Accessibility for Ontarians with Disabilities Act Alliance Update United for a Barrier-Free Society for All People with Disabilities http://www.aodaalliance.org firstname.lastname@example.org Twitter: @aodaalliance
October 31, 2018
A major effort has just been unveiled by Canada’s disability community to get the Federal Government to amend Bill C-81, the Federal Government’s proposed Accessible Canada Act, to transform it into a strong and effective bill. Thirty-four disability organizations in Canada have united to jointly send the Federal Government an open letter, set out below. This letter, delivered to the Federal Government by the Council of Canadians with Disabilities (CCD), identifies nine “significant concerns” with the bill, where the bill must be strengthened through amendments. The letter states:
“These amendments are indispensable to ensure that the Bill achieves its purpose and potential.”
The timing of this open letter is pivotal. The crunch comes next week for Bill C-81. Public hearings on the bill ended last week. The political parties must file their proposed amendments to the bill this Friday. The House of Commons’ Standing Committee on Human Resources, Skills and Social Development and the Status of Persons with Disabilities will start to vote on proposed amendments to the bill on November 8, 2018.
If people with disabilities are to have a real voice in these amendments, it will be when votes are taken on the amendments. The federal Liberals have a majority in Parliament, so they control which amendments will pass. If we are to have an impact, it must be right now. After amendments are tabled and voted on, the House of Commons will have made its decisions on the bill for practical purposes.
The Federal Government has said that this bill is designed to reflect the principle: “Nothing about us without us!” The amendments that will be made to this bill are where the Federal Government can put that pledge into action.
So many from Canada’s disability community, both organizations and individuals, have told the Federal Government what is needed to strengthen this law. There is real harmony among the many ideas that have been brought forward, including among those who presented at the Standing Committee’s public hearings. As is only natural, there are different ideas on the table, but they converge around important themes.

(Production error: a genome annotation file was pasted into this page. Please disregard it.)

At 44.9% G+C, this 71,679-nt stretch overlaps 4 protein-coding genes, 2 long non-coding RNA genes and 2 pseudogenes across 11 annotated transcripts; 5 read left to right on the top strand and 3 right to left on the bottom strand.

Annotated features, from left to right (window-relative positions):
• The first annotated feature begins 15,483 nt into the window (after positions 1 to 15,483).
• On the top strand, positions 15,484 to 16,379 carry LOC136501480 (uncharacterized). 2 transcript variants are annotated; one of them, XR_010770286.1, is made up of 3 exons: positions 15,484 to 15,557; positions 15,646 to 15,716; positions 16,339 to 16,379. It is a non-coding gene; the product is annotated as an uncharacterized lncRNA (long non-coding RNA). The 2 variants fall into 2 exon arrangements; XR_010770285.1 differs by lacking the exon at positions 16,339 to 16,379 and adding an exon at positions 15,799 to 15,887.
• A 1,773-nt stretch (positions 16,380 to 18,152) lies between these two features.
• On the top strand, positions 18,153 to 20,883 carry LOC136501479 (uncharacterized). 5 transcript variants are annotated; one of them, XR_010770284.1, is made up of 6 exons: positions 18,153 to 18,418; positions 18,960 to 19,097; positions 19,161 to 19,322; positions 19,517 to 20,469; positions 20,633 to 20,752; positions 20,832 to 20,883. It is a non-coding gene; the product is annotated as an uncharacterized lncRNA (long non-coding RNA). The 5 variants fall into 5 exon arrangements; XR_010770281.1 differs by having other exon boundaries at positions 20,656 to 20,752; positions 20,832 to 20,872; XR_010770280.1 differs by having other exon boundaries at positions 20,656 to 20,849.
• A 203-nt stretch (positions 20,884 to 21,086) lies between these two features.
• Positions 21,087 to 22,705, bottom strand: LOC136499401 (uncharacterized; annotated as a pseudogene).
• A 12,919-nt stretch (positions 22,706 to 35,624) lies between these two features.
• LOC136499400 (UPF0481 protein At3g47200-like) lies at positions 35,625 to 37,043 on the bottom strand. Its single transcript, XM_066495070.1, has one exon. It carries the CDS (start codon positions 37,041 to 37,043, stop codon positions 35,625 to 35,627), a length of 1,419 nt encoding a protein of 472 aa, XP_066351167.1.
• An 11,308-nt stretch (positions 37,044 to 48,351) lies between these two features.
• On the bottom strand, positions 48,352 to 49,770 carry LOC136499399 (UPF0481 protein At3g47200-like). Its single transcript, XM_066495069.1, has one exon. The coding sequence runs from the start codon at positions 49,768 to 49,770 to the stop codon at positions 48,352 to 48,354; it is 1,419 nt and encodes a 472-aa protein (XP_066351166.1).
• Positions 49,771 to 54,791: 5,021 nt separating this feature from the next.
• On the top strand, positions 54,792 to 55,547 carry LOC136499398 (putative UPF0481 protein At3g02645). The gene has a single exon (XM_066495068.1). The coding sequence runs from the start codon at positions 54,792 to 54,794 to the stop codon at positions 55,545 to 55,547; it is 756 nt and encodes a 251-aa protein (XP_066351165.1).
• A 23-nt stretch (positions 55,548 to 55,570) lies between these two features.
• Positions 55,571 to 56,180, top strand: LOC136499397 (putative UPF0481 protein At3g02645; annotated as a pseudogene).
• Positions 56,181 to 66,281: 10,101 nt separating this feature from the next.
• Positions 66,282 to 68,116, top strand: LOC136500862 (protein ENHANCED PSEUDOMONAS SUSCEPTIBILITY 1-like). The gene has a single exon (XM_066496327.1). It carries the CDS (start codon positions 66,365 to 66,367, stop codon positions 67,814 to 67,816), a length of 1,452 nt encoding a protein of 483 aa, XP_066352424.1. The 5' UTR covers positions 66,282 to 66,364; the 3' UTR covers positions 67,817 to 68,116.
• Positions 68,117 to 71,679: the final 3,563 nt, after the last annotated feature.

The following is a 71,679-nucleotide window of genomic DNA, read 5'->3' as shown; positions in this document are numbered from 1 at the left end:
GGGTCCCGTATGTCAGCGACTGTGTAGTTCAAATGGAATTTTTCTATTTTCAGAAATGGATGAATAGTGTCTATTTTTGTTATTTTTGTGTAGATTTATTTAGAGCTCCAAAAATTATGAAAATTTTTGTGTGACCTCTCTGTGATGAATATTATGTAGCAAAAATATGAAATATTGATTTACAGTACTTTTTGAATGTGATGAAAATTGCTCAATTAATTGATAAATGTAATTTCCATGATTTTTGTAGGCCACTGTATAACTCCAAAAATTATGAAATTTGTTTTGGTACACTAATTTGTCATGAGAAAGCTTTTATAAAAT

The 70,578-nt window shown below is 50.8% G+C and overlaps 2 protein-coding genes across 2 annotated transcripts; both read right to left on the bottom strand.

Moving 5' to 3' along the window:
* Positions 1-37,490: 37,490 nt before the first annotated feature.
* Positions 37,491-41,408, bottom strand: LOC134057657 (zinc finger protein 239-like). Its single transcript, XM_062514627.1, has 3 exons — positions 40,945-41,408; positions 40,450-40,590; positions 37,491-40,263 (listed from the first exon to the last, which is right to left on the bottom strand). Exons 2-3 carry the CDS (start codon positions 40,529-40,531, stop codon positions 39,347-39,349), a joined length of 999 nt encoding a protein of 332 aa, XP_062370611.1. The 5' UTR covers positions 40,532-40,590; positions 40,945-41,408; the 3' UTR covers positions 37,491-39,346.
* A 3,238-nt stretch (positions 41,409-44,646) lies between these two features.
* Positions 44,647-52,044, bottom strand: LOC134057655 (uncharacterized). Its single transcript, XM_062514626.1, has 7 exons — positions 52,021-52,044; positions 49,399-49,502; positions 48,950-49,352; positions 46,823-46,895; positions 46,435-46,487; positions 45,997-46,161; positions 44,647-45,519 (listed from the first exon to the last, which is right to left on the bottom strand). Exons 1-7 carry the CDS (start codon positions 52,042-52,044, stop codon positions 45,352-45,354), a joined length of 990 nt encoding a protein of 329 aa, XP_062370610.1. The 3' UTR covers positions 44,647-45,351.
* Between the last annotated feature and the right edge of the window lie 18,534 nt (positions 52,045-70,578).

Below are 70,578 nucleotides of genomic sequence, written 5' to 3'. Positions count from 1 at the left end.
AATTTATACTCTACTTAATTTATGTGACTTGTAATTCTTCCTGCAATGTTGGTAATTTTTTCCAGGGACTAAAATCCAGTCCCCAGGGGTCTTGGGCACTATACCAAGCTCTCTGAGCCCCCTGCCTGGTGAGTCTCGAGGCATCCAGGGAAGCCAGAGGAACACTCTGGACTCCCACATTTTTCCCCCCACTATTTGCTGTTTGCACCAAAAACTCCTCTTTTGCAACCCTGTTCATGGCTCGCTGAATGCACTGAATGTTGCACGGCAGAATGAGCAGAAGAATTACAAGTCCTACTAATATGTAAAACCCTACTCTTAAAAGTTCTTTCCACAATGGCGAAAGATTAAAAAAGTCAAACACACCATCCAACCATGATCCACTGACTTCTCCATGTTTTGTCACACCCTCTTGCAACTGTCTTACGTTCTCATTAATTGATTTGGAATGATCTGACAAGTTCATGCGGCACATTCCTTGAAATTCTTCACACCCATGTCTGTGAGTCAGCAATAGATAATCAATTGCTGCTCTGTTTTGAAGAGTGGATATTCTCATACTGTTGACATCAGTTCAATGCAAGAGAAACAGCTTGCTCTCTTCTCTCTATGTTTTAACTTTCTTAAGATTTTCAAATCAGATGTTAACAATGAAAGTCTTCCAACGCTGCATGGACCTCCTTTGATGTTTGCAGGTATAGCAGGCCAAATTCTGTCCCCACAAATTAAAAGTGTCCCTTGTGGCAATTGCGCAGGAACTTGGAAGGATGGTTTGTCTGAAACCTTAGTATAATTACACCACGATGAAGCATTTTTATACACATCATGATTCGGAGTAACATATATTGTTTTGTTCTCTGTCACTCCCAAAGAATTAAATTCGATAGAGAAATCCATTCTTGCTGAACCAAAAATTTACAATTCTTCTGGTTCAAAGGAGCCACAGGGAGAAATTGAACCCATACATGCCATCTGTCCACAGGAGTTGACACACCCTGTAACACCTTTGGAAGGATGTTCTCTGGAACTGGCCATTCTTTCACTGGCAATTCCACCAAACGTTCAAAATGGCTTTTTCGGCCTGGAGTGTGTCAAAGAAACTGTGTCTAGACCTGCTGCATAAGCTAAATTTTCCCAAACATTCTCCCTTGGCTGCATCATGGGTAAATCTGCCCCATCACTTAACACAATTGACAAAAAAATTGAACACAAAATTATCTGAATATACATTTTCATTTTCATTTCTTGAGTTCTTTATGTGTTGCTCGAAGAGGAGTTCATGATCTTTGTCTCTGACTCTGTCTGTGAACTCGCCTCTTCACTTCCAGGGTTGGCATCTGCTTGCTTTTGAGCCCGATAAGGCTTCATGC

This open letter is an attempt to build on those themes, and to focus on especially critical problems with the bill. The signatories to this letter are not in any way suggesting that these are the only changes that are needed, nor is this meant to take away from any of the other important issues that individuals and community organizations have also raised. Rather, this is meant to be a helpful response, developed in an incredible hurry due to the Federal Government’s tight legislative time lines.
In our thriving democracy, the disability community, like our society in general, has a rich diversity of views. There is little on which everyone will agree. However, the impressive spectrum of community organizations that have signed this open letter shows a powerful shared voice that all political parties should heed.
We expect that more community organizations will wish to join this open letter. Some came forward even as this open letter was about to be emailed to the Federal Government. The list of signatories will be expanded after this, as they come forward. If a community organization wishes to add its name as a signatory to this open letter, please send an email to Robert Lattanzio, executive director of the ARCH Disability Law Centre, at email@example.com
For our part, the Accessibility for Ontarians with Disabilities Act Alliance is proud to be one of the many respected organizations that are signatories to this open letter. On October 25, 2018, speaking for the AODA Alliance, its chair David Lepofsky told the Standing Committee of the House of Commons that Bill C-81 is great on intentions but weak on implementation and enforcement. In joining in today’s effort, the AODA Alliance draws on its years of experience campaigning to get strong accessibility legislation passed, and then campaigning to get it effectively implemented. We’ve been around this block before. We believe this open letter at this time is a very important way for our voices to be heard, and to work with all parties in Parliament in our ongoing spirit of constructive, cooperative non-partisanship
Open Letter Regarding the Need to Strengthen Bill C-81 Accessible Canada Act October 30, 2018
Dear Minister Qualtrough and HUMA Committee Members: